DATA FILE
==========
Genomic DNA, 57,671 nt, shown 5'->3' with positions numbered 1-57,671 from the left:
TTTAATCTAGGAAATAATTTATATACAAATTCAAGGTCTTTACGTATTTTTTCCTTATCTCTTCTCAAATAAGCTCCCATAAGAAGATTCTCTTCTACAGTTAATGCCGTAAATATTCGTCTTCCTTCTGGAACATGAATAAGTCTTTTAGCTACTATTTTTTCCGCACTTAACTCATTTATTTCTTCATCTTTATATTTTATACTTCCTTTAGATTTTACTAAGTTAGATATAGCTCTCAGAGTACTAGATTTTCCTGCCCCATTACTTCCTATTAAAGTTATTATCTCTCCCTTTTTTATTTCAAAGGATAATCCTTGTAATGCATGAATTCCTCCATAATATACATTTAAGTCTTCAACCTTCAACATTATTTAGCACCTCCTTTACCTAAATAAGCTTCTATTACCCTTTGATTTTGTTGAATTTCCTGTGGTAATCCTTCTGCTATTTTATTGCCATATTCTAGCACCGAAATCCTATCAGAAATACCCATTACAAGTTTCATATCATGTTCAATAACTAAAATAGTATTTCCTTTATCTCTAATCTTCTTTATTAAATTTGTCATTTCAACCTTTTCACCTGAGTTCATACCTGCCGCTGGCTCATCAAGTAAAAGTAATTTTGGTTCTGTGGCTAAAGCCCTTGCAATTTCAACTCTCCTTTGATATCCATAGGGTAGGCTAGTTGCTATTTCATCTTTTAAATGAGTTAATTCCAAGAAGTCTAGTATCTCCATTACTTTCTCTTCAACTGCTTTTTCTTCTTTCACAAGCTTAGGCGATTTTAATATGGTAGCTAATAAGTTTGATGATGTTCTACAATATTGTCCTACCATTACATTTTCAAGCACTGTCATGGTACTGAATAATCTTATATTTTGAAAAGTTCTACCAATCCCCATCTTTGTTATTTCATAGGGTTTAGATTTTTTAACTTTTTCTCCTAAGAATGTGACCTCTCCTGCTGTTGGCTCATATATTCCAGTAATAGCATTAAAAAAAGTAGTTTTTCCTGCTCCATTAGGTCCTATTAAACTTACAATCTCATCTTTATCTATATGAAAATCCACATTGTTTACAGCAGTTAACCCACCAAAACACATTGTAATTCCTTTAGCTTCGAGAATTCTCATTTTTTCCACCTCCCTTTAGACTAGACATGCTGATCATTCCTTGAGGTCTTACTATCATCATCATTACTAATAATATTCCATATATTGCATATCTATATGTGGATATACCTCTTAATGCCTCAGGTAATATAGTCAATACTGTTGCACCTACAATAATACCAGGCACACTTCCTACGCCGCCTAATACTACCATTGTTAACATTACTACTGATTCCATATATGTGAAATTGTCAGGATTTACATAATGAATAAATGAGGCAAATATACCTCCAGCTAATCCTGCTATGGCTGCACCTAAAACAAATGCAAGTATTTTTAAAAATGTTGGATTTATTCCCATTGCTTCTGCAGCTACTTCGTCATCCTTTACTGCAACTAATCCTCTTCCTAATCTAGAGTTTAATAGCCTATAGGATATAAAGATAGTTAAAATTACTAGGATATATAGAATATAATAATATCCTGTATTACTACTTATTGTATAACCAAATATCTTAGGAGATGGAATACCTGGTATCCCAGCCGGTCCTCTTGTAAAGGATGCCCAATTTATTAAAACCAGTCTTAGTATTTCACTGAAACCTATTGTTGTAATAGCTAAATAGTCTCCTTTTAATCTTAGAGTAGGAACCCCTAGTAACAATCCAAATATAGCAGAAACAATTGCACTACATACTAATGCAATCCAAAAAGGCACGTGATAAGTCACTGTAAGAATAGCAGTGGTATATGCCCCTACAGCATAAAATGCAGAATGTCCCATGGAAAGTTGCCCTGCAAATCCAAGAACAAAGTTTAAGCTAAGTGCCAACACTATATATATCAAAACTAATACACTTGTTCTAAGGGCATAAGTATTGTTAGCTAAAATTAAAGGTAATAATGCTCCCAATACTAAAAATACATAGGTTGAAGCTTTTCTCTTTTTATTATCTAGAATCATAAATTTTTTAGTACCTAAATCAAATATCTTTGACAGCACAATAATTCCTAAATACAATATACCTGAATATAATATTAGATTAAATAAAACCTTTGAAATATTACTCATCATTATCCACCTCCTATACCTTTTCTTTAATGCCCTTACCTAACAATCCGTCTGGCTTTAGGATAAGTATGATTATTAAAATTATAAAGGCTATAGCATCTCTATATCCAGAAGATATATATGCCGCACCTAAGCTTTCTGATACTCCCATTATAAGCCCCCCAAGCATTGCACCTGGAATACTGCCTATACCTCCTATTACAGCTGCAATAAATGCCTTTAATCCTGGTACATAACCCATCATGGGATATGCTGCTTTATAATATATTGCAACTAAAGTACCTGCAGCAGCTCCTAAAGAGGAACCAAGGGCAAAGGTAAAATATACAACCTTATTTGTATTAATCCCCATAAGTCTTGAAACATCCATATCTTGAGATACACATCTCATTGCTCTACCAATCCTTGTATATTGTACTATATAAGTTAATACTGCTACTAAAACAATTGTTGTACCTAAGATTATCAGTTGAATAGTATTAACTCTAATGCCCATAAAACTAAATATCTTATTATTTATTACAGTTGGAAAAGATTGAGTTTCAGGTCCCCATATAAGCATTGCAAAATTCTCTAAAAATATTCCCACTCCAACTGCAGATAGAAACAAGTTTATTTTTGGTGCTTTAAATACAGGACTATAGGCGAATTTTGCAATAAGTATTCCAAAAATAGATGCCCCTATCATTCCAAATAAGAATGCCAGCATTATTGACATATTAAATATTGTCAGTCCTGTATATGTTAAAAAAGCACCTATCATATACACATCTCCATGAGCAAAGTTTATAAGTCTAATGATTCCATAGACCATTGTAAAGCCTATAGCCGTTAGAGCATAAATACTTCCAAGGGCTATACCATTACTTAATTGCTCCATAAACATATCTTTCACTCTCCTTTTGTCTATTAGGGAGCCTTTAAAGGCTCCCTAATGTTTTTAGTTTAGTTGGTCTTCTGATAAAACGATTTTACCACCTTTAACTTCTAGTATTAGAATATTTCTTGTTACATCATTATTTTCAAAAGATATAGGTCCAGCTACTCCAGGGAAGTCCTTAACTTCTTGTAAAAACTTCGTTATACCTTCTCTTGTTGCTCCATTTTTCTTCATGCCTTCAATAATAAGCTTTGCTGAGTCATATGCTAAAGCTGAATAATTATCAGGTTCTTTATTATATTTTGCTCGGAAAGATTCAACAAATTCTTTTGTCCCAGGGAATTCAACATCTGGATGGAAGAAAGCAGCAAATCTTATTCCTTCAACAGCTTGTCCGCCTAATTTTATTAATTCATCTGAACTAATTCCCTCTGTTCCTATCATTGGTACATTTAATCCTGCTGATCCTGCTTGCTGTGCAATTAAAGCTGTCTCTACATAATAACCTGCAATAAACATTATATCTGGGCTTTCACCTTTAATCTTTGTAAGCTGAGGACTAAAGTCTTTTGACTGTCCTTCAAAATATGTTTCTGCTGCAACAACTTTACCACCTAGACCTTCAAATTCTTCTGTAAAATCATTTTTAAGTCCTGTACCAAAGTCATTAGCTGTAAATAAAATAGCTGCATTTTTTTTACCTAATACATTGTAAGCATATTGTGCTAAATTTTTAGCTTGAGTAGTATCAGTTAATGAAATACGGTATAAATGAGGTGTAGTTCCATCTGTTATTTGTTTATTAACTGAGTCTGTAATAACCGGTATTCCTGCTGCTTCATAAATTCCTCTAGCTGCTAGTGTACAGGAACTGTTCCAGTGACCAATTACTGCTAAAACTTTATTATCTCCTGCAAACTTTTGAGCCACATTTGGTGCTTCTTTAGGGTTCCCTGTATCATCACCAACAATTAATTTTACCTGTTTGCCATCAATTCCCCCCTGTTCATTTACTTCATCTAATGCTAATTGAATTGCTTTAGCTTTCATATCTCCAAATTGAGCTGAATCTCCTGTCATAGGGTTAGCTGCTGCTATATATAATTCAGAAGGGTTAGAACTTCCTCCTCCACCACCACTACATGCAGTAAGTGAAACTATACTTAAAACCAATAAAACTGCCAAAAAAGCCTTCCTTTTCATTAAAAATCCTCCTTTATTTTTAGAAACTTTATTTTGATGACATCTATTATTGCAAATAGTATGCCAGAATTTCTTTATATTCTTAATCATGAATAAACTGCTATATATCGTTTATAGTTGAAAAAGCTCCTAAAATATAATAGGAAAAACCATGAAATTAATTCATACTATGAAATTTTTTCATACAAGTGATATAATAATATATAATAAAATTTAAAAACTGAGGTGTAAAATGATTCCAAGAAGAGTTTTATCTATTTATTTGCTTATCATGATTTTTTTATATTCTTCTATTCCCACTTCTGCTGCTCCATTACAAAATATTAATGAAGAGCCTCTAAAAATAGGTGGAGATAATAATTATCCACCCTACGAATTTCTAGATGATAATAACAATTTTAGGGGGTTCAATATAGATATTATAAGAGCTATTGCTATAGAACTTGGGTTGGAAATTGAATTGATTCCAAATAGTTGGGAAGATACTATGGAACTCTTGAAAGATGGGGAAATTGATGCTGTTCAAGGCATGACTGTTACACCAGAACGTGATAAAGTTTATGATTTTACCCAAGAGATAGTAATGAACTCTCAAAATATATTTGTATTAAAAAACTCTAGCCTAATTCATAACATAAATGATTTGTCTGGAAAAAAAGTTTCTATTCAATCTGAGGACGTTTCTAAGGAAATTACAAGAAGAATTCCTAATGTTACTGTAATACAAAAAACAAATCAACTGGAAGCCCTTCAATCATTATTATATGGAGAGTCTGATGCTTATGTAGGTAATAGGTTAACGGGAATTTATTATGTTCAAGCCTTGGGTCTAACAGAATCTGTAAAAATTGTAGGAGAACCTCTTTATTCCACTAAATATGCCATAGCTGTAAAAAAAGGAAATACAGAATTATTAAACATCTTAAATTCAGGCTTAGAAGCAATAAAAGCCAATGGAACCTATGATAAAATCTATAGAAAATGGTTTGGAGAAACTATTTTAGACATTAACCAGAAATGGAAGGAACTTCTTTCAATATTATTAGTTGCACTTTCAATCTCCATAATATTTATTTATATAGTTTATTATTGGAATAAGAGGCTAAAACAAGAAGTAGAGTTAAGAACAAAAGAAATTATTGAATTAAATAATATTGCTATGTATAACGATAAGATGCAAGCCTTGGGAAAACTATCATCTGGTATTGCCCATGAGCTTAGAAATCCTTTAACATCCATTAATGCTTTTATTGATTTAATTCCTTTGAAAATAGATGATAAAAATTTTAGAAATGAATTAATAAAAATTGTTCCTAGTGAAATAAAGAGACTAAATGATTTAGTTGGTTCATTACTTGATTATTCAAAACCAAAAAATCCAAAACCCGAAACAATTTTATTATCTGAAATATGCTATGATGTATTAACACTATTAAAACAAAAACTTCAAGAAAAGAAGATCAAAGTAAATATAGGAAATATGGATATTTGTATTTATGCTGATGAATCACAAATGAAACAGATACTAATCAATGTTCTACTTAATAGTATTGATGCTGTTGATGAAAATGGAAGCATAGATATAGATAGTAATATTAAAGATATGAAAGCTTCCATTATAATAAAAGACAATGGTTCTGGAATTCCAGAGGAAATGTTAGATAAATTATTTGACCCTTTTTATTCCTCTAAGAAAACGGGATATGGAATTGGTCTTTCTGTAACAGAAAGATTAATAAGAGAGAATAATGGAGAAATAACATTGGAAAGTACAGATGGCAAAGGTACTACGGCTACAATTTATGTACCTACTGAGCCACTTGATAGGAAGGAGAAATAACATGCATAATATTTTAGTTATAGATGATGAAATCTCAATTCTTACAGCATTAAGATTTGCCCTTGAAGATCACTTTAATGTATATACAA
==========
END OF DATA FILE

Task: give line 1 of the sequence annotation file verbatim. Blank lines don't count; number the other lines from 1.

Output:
Genomic DNA, 57,671 nt, shown 5'->3' with positions numbered 1-57,671 from the left: